Taking a trip midday through downtown Dallas, you're met with a variety of musicians performing. The spot you saw a guitar-strumming songwriter on Monday is now replaced with an opera singer hitting impossible notes on Tuesday. By Friday, it's a violinist performing a one-man symphony to a nearby audience eating their lunch. This diverse selection of performers is the handiwork of PULSE Dallas.
David Wiley, founder of PULSE, has been a resident of downtown Dallas for a little over 10 years. His law firm, Gibson Wiley PLLC, was looking for a community service project that was more than a simple donation. Wiley recalls sitting at Pegasus Plaza and seeing the commuters coming in from the DART stations, all of their faces sharing a certain grim quality.
“I thought, ‘I wonder what it is we could do for commuters downtown. Working people and just strangers,’” Wiley says. “I’ve lived in Nashville downtown before and New Orleans downtown before, and I thought those two cities had buskers outside. They had a real rich history of music. And I thought Dallas, from what I’ve heard, used to have that, and so I thought, what would be neat is to have some buskers out here.”
From there PULSE was born. It's a group of street musicians who get paid for their talents while brightening the spirits of the 100,000 commuters Wiley estimates make their way into Dallas daily. By all accounts, it was a win-win for both parties.
Wiley did some investigating and learned what the ordinances were for busking. Ordinances did exist. Performers could set up shop and people could give voluntary contributions in most areas. Performers could not solicit for cash, and selling merchandise would require a license. Armed with the knowledge of their boundaries, Wiley began speaking with musicians who had busking stories to tell, and he wanted to find out why they stopped.
“What I heard was this: The police used to shoo off performers as if they were like panhandles,” Wiley says. “Just kind of shoo them off. ‘Go get a job, get out of here, you’re bothering people.’ And so I thought, well, maybe it’s just some miscommunication, and the officers didn’t realize the ordinance was there. We can probably solve that by starting with a top-down approach. Let’s let the city councilman at the time here downtown, Philip Kingston, let him know what we intend to do. Let the powers that be in the police department know.”
With the safety of the buskers taken care of, it was time to locate a spot. As an area that would not distract drivers or be a safety hazard to pedestrians, Pegasus Plaza was the choice. It wasn’t long until other surrounding companies recognized the efforts and wanted to donate to the cause. In lieu of running the money through his law firm, Wiley created a nonprofit that could serve as a destination for the sponsorship money to then be distributed to the artists.
Performers are paid $50 for a 50-minute set, usually performing at noon for those taking lunch breaks. Someone from PULSE tries to record a portion of the buskers act every day, post it on the PULSE Dallas Facebook page and give a thanks to the sponsor. Wiley estimates out of the many sponsors they’ve had, Downtown Dallas Inc. has been one of the largest, as it coincides with the organization’s desire to bring activity to some of the parks they manage.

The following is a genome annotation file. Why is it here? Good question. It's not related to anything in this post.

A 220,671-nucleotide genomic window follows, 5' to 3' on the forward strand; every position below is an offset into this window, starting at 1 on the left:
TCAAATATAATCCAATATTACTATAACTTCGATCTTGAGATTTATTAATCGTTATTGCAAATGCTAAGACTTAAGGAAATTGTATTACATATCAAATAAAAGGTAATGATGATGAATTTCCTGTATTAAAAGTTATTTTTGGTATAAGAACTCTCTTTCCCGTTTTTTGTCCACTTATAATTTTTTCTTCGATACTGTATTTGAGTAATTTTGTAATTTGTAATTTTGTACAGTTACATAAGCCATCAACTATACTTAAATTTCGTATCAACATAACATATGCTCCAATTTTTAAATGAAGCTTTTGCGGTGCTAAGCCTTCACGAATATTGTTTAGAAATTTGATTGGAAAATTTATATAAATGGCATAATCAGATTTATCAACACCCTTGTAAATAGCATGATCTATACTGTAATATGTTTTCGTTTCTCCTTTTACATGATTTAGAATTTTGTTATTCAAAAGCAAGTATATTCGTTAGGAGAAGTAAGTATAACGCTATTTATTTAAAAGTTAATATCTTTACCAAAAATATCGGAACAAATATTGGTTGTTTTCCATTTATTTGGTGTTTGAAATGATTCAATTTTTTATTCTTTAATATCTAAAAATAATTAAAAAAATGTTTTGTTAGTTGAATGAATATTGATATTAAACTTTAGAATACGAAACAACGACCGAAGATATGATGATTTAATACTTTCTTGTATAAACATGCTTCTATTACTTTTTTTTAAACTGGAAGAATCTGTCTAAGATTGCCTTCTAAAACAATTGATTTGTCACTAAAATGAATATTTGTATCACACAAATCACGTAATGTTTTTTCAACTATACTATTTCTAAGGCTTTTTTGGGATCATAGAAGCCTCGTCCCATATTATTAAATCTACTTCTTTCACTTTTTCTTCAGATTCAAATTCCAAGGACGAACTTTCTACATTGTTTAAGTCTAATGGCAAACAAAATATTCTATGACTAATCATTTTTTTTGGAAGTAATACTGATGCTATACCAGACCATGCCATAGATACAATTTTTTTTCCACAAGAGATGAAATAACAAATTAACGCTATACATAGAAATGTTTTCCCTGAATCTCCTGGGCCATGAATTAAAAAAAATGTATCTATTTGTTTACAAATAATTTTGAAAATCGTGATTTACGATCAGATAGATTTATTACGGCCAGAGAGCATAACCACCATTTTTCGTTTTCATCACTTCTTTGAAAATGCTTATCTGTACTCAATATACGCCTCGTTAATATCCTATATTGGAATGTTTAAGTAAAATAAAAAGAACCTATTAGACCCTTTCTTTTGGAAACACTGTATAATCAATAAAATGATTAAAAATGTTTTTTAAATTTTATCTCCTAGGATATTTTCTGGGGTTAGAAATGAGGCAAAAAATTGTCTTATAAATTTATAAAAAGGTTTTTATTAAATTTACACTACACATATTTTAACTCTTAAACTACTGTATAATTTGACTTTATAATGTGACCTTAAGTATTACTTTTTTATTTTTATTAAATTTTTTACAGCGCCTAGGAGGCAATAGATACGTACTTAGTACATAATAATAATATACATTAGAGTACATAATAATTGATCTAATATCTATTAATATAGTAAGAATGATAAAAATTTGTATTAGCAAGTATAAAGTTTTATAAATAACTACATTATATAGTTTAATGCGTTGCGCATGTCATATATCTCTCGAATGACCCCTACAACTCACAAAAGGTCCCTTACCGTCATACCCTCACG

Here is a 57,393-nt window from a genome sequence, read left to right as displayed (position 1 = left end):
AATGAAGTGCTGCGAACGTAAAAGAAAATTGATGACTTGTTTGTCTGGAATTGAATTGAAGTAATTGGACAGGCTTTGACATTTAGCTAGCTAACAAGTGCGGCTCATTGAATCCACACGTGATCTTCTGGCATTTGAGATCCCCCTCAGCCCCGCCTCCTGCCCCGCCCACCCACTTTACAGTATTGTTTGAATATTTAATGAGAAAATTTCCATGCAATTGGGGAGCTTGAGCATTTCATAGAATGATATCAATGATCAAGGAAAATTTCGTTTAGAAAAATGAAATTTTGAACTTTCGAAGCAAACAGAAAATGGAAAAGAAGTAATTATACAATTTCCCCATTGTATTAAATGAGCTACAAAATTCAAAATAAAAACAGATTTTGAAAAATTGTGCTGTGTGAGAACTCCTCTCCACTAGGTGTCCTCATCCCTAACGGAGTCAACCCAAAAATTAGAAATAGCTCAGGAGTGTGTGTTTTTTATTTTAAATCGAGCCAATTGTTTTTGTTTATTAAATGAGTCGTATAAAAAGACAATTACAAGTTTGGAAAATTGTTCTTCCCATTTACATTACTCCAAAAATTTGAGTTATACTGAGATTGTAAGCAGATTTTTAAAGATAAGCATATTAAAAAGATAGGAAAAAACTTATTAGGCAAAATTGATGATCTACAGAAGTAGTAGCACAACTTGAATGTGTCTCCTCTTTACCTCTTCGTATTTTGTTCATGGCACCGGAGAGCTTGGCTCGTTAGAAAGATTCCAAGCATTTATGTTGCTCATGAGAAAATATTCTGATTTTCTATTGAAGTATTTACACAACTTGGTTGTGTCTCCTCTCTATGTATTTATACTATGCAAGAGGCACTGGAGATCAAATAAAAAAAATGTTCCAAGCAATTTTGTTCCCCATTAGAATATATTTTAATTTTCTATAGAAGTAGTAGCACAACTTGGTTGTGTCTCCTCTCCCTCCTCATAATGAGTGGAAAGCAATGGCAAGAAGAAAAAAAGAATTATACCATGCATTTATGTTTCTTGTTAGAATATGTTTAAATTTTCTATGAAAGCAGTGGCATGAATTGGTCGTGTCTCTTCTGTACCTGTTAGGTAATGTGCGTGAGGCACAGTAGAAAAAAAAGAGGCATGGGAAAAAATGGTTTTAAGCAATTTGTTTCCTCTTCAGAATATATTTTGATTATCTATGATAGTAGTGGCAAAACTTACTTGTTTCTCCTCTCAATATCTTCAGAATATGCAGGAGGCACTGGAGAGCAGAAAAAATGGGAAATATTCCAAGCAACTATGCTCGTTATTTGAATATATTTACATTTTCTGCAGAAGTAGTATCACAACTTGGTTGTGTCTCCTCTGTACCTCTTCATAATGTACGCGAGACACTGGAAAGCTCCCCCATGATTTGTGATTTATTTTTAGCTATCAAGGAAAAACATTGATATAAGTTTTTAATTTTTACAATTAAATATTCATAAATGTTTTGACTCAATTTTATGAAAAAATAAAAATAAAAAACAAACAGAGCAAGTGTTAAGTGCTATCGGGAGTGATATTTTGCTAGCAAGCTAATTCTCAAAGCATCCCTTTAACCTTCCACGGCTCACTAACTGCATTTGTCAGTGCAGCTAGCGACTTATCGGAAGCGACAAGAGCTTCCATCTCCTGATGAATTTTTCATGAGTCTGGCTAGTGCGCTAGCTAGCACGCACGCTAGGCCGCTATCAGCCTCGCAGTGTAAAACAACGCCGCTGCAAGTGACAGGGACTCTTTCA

Richmond Punch works as a touring violinist, and his ability to mix the classical with the modern makes him an in-demand musician who has dates booked around the country. Punch remembers coming across the Facebook post about PULSE, and it immediately jumped out at him as a great idea.
“What I’m most proud of seeing is that there are so many musicians now performing downtown,” Punch says. “I would say there are probably hundred of thousands that don’t know about being able to perform downtown. They certainly didn’t know about it before. With PULSE, I know that more know now.”
Punch is intimately familiar with busking on the street corners of Dallas, starting his impromptu performances to West End shoppers when he was 9 years old. A student of Dallas public schools, Punch practiced so much every day that his mother encouraged him to find an audience to share his hard work with. She told him just to jam and play three songs, and he overcame the fear of playing in front of strangers to become a stronger player.
“I later realized that I needed that,” Punch says. “Because I needed to know how to perform in front of people. So playing in downtown has so many benefits.”
Punch is just one of hundreds of other musicians who have benefited from sharing their talents using PULSE’s program. Children not far from Punch’s age when he started are now on those same street corners, hands shaking a little less each time they see a smiling face walk by as they play.
Those stories can continue to happen with the support of donations from local Dallas businesses. Wiley says a small donation can go a long way to funding the musicians, and with enough participation, he sees a possibility for larger growth to PULSE, and ultimately, more music in Dallas.
“We want people in Dallas who dedicate themselves to the arts to have working gigs,” Wiley says. “Be able to, for some of them, realize their dreams of doing this full time — being an artist full time and being able to pay the rent.”
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